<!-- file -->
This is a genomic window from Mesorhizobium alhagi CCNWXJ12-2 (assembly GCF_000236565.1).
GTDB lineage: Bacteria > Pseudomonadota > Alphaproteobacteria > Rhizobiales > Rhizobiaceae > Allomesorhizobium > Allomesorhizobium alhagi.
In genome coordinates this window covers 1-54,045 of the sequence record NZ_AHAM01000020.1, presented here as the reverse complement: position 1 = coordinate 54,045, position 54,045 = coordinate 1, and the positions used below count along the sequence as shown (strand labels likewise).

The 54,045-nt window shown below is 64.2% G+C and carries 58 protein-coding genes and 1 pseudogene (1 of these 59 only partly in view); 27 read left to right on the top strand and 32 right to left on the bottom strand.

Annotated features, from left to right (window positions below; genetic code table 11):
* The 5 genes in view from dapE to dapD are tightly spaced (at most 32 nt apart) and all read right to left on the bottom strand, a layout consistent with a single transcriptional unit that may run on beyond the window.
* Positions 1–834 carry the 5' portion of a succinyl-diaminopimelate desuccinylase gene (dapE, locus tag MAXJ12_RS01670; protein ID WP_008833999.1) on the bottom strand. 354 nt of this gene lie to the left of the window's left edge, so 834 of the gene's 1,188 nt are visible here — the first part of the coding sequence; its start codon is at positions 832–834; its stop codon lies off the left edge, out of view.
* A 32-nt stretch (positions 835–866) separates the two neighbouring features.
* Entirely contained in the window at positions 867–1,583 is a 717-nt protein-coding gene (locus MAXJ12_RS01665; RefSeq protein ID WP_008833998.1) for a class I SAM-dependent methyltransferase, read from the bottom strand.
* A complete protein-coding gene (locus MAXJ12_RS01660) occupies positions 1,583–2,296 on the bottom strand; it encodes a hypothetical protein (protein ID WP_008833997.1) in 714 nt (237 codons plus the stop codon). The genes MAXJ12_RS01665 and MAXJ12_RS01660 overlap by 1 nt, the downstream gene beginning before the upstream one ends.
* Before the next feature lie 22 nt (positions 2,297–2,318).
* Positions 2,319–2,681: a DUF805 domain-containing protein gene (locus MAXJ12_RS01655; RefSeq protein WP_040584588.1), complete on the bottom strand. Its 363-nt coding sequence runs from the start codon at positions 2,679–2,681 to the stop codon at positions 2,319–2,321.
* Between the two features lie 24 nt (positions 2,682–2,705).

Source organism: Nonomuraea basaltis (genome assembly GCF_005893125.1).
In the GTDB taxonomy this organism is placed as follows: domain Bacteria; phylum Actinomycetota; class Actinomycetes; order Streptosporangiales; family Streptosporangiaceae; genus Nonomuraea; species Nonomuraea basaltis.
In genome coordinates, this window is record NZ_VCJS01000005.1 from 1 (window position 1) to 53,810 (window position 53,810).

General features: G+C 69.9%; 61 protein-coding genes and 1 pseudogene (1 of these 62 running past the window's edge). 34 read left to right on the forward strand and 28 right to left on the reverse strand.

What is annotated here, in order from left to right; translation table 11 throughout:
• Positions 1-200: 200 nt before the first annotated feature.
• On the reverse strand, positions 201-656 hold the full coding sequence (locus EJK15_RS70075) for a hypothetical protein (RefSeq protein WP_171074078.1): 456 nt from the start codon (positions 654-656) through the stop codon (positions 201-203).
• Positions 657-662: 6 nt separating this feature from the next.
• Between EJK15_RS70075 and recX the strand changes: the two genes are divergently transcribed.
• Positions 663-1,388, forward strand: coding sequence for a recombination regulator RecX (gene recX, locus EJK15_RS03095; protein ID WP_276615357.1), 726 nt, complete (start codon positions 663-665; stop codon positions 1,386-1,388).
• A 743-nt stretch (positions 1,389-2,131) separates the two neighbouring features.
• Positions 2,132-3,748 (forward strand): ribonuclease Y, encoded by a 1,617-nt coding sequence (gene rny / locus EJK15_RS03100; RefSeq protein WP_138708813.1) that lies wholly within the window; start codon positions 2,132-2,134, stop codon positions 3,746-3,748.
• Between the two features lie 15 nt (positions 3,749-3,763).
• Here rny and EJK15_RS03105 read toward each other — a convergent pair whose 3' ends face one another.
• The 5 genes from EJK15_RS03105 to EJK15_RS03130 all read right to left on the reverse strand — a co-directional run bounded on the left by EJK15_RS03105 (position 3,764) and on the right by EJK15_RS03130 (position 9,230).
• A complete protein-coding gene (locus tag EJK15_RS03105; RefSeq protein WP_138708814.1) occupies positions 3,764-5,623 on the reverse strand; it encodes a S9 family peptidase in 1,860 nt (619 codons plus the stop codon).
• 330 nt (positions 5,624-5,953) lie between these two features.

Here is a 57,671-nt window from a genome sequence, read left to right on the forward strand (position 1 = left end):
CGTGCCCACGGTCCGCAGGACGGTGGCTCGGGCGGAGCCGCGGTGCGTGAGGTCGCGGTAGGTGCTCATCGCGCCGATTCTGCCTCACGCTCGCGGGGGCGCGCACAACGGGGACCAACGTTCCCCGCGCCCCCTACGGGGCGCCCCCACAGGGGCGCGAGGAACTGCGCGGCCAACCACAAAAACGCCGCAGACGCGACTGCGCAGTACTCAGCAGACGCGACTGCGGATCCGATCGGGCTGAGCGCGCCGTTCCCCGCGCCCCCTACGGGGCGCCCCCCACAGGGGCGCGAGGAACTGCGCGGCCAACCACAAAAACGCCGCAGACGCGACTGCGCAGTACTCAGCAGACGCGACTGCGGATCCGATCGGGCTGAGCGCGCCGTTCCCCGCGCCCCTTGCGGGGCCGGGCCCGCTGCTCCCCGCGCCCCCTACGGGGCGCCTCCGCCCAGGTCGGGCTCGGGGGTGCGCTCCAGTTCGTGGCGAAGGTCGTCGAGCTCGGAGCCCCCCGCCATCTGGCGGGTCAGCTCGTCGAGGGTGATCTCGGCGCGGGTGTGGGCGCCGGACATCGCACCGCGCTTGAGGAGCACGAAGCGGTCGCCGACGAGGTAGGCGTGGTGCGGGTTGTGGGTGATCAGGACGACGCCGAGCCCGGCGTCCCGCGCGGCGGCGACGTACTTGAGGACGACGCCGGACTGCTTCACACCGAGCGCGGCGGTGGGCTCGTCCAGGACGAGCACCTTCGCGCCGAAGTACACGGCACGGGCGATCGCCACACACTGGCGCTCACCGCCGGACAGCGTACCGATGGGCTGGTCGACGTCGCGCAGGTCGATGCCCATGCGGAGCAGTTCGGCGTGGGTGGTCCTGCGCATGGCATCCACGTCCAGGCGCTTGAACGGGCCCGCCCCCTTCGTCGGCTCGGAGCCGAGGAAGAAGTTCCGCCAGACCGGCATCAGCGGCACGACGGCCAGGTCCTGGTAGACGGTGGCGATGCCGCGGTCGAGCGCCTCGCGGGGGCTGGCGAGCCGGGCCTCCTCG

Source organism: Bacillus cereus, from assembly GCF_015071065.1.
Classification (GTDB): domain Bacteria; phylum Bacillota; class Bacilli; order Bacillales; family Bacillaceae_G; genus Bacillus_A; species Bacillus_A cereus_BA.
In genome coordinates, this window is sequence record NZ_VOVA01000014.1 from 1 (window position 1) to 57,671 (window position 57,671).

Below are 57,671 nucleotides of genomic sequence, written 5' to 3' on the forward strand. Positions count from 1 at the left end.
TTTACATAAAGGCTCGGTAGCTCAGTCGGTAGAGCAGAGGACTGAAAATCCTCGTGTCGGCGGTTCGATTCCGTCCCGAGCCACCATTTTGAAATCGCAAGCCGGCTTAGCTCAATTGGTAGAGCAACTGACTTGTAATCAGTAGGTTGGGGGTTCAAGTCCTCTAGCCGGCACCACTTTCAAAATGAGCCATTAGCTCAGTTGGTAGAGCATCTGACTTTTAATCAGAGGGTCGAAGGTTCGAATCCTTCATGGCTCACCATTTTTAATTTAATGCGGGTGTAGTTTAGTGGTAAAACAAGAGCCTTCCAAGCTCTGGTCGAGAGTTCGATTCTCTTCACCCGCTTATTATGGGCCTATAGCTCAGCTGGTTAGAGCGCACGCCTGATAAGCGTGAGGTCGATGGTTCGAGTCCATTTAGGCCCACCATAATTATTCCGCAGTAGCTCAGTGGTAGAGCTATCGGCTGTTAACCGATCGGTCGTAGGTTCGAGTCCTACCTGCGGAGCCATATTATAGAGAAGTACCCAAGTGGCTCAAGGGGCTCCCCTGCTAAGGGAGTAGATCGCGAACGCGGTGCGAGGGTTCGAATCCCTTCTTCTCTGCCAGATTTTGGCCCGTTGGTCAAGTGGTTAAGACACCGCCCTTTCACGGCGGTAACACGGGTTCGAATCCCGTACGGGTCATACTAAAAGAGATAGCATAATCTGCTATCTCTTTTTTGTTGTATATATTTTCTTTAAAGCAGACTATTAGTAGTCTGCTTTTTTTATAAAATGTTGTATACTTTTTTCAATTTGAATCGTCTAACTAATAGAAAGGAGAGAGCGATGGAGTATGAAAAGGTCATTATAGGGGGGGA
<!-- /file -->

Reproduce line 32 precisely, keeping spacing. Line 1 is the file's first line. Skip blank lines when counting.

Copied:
CGTGCCCACGGTCCGCAGGACGGTGGCTCGGGCGGAGCCGCGGTGCGTGAGGTCGCGGTAGGTGCTCATCGCGCCGATTCTGCCTCACGCTCGCGGGGGCGCGCACAACGGGGACCAACGTTCCCCGCGCCCCCTACGGGGCGCCCCCACAGGGGCGCGAGGAACTGCGCGGCCAACCACAAAAACGCCGCAGACGCGACTGCGCAGTACTCAGCAGACGCGACTGCGGATCCGATCGGGCTGAGCGCGCCGTTCCCCGCGCCCCCTACGGGGCGCCCCCCACAGGGGCGCGAGGAACTGCGCGGCCAACCACAAAAACGCCGCAGACGCGACTGCGCAGTACTCAGCAGACGCGACTGCGGATCCGATCGGGCTGAGCGCGCCGTTCCCCGCGCCCCTTGCGGGGCCGGGCCCGCTGCTCCCCGCGCCCCCTACGGGGCGCCTCCGCCCAGGTCGGGCTCGGGGGTGCGCTCCAGTTCGTGGCGAAGGTCGTCGAGCTCGGAGCCCCCCGCCATCTGGCGGGTCAGCTCGTCGAGGGTGATCTCGGCGCGGGTGTGGGCGCCGGACATCGCACCGCGCTTGAGGAGCACGAAGCGGTCGCCGACGAGGTAGGCGTGGTGCGGGTTGTGGGTGATCAGGACGACGCCGAGCCCGGCGTCCCGCGCGGCGGCGACGTACTTGAGGACGACGCCGGACTGCTTCACACCGAGCGCGGCGGTGGGCTCGTCCAGGACGAGCACCTTCGCGCCGAAGTACACGGCACGGGCGATCGCCACACACTGGCGCTCACCGCCGGACAGCGTACCGATGGGCTGGTCGACGTCGCGCAGGTCGATGCCCATGCGGAGCAGTTCGGCGTGGGTGGTCCTGCGCATGGCATCCACGTCCAGGCGCTTGAACGGGCCCGCCCCCTTCGTCGGCTCGGAGCCGAGGAAGAAGTTCCGCCAGACCGGCATCAGCGGCACGACGGCCAGGTCCTGGTAGACGGTGGCGATGCCGCGGTCGAGCGCCTCGCGGGGGCTGGCGAGCCGGGCCTCCTCG